New York Times: Justice Department secretly curtailed investigation into Russian election interference


According to the newspaper, former Deputy Attorney General Rod Rosenstein had ordered former special advocate Robert Mueller to examine “any connection and / or coordination between the Russian government” and the Trump campaign, but former officials of the Law enforcement officials said that in private, Rosenstein told Mueller to only conduct a criminal investigation.

The revelation is likely to fuel further scrutiny from Democrats who have long argued that the scope of the president’s ties to Russia has yet to be fully examined without interference.

Mueller had documented ample evidence in his March 2019 final report that Trump attempted to obstruct the Russia investigation in several ways and refused to make a charging decision. According to a policy of the Department of Justice, a sitting president cannot be charged.

Former FBI Deputy Director Andrew McCabe, who started the counterintelligence investigation, told The Times Rosenstein never told him about his decision.

“We opened this case in May 2017 because we had information that a threat to national security might exist, in particular a counterintelligence threat involving the president and Russia,” McCabe said.“I expected that this issue and related issues would be fully considered by the team of special advocates. If a decision was made not to investigate these issues, I am surprised and disappointed. I did not know. ”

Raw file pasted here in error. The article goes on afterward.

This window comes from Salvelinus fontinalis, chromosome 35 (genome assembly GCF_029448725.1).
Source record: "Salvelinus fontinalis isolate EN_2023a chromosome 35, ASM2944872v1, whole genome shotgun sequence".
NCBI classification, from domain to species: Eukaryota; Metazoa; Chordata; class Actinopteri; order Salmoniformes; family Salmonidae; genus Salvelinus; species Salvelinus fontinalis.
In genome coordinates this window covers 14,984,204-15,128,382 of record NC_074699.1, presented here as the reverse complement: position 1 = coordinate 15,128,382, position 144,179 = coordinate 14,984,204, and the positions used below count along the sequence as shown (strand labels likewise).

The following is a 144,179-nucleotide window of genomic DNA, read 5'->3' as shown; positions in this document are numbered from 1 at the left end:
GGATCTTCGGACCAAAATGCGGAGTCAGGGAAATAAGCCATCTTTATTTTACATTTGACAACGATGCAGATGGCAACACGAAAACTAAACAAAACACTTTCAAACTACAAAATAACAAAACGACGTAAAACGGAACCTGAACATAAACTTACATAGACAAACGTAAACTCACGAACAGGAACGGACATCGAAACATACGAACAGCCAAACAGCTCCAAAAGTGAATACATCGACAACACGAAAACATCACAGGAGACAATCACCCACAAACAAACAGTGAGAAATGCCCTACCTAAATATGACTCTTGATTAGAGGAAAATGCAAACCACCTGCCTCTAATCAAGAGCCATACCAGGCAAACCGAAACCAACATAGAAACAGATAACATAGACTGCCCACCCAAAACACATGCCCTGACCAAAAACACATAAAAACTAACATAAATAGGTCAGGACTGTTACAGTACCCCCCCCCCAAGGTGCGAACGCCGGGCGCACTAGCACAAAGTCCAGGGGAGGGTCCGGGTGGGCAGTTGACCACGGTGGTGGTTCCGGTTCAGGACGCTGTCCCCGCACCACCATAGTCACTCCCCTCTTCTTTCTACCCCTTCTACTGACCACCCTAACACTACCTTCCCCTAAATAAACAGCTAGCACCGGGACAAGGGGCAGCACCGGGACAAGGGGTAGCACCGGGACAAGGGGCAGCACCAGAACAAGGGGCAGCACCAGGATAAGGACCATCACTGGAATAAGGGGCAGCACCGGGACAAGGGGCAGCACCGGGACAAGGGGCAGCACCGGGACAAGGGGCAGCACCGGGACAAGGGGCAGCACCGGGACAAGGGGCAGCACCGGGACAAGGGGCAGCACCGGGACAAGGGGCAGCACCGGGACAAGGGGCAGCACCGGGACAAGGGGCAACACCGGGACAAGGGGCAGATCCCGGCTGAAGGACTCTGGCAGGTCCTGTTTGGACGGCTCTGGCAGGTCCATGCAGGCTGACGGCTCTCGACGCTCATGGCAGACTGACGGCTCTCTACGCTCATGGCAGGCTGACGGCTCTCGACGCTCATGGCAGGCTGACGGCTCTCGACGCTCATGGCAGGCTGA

A simple criminal investigation, McCabe told the newspaper, was not the right approach for the situation.

“It was above all a case of counterintelligence,” he said. “Could the president really be the focal point between the campaign and the Russian government? Could the president really maintain some sort of inappropriate relationship with our most important adversary in the world? ”

The Times report comes a week after the Senate Intelligence Committee released the most comprehensive and meticulous review yet of how Russia intervened in the 2016 presidential election and the Trump campaign hosted the aid from the foreign adversary, revealing new information about contacts between Russian officials and Trump associates during and after the campaign.

Unlike Mueller’s report, which focused on issues of criminal conduct, the committee’s report detailing the findings of his counterintelligence consists of hundreds of pages of fact that the panel obtained, drawing conclusions in places where Mueller often stopped to do it.


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